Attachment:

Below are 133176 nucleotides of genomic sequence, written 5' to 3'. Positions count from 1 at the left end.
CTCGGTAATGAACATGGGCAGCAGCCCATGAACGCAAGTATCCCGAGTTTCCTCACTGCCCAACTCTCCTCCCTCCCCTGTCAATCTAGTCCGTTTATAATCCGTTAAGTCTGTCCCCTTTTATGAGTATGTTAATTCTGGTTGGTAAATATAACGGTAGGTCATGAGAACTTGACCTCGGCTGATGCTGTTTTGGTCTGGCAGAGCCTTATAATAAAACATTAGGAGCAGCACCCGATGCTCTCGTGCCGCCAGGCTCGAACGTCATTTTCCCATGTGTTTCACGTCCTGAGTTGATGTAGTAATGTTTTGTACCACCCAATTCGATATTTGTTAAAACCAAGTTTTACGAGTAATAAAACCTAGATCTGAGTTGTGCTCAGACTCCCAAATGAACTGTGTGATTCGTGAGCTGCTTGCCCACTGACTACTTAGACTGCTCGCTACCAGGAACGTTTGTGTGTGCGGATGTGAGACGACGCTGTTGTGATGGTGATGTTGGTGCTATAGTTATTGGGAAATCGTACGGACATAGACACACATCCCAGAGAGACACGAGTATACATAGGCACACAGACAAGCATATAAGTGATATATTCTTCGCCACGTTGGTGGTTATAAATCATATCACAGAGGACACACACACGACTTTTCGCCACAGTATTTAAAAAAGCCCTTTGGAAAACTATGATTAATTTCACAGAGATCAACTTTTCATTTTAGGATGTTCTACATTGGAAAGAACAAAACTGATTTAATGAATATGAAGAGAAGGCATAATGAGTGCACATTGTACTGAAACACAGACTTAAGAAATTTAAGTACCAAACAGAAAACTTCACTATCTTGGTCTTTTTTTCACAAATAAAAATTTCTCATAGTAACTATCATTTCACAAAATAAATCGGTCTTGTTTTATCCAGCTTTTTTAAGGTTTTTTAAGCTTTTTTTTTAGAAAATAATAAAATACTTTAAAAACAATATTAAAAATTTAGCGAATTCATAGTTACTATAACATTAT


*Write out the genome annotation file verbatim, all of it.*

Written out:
Below are 133176 nucleotides of genomic sequence, written 5' to 3'. Positions count from 1 at the left end.
CTCGGTAATGAACATGGGCAGCAGCCCATGAACGCAAGTATCCCGAGTTTCCTCACTGCCCAACTCTCCTCCCTCCCCTGTCAATCTAGTCCGTTTATAATCCGTTAAGTCTGTCCCCTTTTATGAGTATGTTAATTCTGGTTGGTAAATATAACGGTAGGTCATGAGAACTTGACCTCGGCTGATGCTGTTTTGGTCTGGCAGAGCCTTATAATAAAACATTAGGAGCAGCACCCGATGCTCTCGTGCCGCCAGGCTCGAACGTCATTTTCCCATGTGTTTCACGTCCTGAGTTGATGTAGTAATGTTTTGTACCACCCAATTCGATATTTGTTAAAACCAAGTTTTACGAGTAATAAAACCTAGATCTGAGTTGTGCTCAGACTCCCAAATGAACTGTGTGATTCGTGAGCTGCTTGCCCACTGACTACTTAGACTGCTCGCTACCAGGAACGTTTGTGTGTGCGGATGTGAGACGACGCTGTTGTGATGGTGATGTTGGTGCTATAGTTATTGGGAAATCGTACGGACATAGACACACATCCCAGAGAGACACGAGTATACATAGGCACACAGACAAGCATATAAGTGATATATTCTTCGCCACGTTGGTGGTTATAAATCATATCACAGAGGACACACACACGACTTTTCGCCACAGTATTTAAAAAAGCCCTTTGGAAAACTATGATTAATTTCACAGAGATCAACTTTTCATTTTAGGATGTTCTACATTGGAAAGAACAAAACTGATTTAATGAATATGAAGAGAAGGCATAATGAGTGCACATTGTACTGAAACACAGACTTAAGAAATTTAAGTACCAAACAGAAAACTTCACTATCTTGGTCTTTTTTTCACAAATAAAAATTTCTCATAGTAACTATCATTTCACAAAATAAATCGGTCTTGTTTTATCCAGCTTTTTTAAGGTTTTTTAAGCTTTTTTTTTAGAAAATAATAAAATACTTTAAAAACAATATTAAAAATTTAGCGAATTCATAGTTACTATAACATTAT